83. Boy: Tales of Childhood (Roald Dahl)

screen-shot-2016-09-13-at-8-50-32-pmIn preparation for Roald Dahl Day (today, September 13th) I have enjoyed learning about the author’s childhood in his memoir called Boy:  Tales of Childhood.  It was published in 1984 and this biographical account reflects on Dahl’s heritage, childhood, school days and the beginnings of adulthood.  Similar to his other books, he includes black and white drawings and also photographs and sections of the letters which he had written to his mother.

Dahl’s parents were Norwegian.  His father had moved to France and then Wales as he built a ship broking business.  His father had two children with his first wife who died, returned to Norway and quickly married Dahl’s mother.  The couple had 4 more children and it was interesting that he would take his wife on “glorious walks” during the last 6 months of her pregnancy with hopes that the baby would grow up “to be a lover of beautiful things”.

Unfortunately, Dahl’s 7 year old sister died from appendicitis and when his father contracted pneumonia (in the days before antibiotics) he gave the fight and passed away, heartbroken with the loss of his daughter.  His mother, pregnant at the time, chose to stay in Wales and send Roald to boarding school as his father had wished his children to have an English education.   Dahl considered boarding school a great adventure.  He detailed fun times but also described abuse in the form of caning and corporal punishment that was meted out to students.

One amusing recollection when he was 9 years old and still attending day school was the great mouse plot.  He had his friends frequented a local candy store.  The boys were thrilled by the range of treats and made up stories about how candies were made (for example a friends father had described liquorice bootlaces being made from rat blood) but found the filthy owner to be “a horror”.  The boys played a prank of placing a dead mouse in the gobstopper jar which was funny until the punishment received was a caning at school.    Later in boarding school, the boys were “taste testers” for Cadbury’s and Dahl ended up with a lifelong love of chocolate, keeping a red plastic box with chocolate for the end of each meal.  It was easy to see his love of candy reflected in the Charlie and the Chocolate Factory story.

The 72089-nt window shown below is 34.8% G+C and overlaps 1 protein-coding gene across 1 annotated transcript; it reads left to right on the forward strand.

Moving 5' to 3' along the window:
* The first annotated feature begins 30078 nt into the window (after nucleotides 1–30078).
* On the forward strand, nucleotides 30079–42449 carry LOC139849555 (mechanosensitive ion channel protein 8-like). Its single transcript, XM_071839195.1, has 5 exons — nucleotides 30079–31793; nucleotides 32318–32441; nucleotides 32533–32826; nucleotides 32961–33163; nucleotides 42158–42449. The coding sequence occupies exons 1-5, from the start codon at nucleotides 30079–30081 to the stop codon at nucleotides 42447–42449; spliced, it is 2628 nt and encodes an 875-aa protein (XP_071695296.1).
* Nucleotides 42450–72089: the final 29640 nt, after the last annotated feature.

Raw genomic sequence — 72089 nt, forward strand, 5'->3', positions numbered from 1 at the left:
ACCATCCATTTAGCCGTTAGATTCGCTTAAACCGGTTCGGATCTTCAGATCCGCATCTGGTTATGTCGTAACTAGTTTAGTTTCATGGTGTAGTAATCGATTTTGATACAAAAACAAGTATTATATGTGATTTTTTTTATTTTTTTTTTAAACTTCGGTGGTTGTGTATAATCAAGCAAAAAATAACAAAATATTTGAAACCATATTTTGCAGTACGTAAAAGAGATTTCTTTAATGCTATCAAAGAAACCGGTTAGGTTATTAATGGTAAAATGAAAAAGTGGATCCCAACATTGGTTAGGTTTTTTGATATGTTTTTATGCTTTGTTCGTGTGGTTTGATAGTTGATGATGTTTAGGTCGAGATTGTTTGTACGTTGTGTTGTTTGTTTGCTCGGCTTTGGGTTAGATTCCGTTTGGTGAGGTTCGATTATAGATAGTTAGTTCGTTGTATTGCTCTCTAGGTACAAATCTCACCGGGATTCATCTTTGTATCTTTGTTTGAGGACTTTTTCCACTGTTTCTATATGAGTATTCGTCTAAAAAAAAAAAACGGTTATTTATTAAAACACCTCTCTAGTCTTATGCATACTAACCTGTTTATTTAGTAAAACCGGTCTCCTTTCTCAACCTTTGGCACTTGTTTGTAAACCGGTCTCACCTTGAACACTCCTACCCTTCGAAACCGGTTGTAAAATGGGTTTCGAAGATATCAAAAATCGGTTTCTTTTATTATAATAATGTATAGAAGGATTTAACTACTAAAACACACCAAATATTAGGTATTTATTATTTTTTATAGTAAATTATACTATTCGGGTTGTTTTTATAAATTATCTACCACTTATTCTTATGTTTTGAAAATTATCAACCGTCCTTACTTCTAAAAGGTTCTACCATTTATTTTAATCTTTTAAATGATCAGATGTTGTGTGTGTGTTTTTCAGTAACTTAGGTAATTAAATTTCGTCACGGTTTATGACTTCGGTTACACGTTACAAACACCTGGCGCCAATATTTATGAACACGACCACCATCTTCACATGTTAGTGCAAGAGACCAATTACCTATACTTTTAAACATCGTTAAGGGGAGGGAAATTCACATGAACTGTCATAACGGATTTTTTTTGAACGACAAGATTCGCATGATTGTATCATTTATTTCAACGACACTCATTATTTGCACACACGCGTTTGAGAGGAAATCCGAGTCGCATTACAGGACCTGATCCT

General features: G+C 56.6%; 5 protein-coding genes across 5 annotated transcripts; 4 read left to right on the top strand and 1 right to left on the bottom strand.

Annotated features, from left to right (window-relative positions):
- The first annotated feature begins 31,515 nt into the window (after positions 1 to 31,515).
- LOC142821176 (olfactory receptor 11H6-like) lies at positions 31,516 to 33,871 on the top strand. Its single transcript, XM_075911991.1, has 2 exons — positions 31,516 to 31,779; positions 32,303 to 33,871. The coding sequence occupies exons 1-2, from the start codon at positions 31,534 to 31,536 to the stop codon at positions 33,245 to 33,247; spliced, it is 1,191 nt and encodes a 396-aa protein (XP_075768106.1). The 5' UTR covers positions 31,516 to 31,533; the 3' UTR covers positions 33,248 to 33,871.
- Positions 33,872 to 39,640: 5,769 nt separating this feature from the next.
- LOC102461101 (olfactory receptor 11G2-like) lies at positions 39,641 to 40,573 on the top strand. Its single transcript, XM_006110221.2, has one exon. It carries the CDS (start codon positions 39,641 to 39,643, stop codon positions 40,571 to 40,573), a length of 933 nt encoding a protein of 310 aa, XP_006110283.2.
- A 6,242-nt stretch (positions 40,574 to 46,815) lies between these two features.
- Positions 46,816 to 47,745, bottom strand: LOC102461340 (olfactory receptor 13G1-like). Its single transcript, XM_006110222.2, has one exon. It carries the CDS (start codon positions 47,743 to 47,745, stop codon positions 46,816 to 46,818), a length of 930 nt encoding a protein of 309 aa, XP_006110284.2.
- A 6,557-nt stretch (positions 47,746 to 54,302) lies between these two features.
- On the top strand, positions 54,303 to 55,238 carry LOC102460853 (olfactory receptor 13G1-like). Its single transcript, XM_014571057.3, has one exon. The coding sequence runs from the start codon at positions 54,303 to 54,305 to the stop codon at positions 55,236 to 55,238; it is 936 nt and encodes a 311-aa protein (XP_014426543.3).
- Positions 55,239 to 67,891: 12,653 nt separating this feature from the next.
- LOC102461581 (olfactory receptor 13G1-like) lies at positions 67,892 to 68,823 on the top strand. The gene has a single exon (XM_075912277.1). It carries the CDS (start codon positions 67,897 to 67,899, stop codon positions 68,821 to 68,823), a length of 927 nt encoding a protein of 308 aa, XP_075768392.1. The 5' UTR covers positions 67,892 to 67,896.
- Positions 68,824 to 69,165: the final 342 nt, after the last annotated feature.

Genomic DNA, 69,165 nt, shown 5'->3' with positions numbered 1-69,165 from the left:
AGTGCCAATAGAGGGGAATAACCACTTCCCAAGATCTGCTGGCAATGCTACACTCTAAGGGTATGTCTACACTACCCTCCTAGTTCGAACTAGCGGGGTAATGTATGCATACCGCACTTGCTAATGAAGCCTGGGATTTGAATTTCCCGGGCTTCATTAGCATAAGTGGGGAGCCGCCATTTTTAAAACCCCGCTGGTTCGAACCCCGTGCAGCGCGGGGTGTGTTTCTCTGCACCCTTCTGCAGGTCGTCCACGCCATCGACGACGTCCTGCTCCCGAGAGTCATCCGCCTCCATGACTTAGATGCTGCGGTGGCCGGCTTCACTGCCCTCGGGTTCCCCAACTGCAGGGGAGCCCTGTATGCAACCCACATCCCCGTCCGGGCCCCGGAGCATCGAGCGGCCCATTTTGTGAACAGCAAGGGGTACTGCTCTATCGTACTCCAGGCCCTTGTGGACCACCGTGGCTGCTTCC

Dahl experienced trauma in childhood, having his adenoids and tonsils removed on the kitchen table – without anaesthetic and later after a car accident.  His sister was driving a new car after only 2 hours of instruction.  Misjudging a bend in the road, the family was thrown from the car with Dahl’s nose being almost completely amputated!  It was hanging on by a strip of skin yet was reattached, again on the kitchen table!

After surviving years of boarding school, Dahl declined the offer for college wanting to start working so he could seek out excitement through travel.  He ended up working for Shell Oil in Africa before he enlisted in the RAF during WW2.  He was shot down in Egypt and seriously injured.  The memoir ends at this point and fails to describe his married life as a parent or his years of writing.

It was interesting to note that through Dahl’s years at boarding school, in Newfoundland, working in Africa and through the war, he wrote to his mother weekly.  She kept all of his correspondence in the original, stamped envelopes –  32 years of writing which exceeded 600 letters!

In honour of Roald Dahl Day, relax, laugh and enjoy one of his books.

This entry was posted in Uncategorized and tagged , , , . Bookmark the permalink.

2 Responses to 83. Boy: Tales of Childhood (Roald Dahl)

  1. Wow! I never knew he led such a fascinating life!

    Liked by 1 person

  2. Pingback: 84. The Rainbow Comes and Goes (Cooper & Vanderbilt) | A Year of Books

Leave a Reply

Fill in your details below or click an icon to log in:

WordPress.com Logo

You are commenting using your WordPress.com account. Log Out /  Change )

Twitter picture

You are commenting using your Twitter account. Log Out /  Change )

Facebook photo

You are commenting using your Facebook account. Log Out /  Change )

Connecting to %s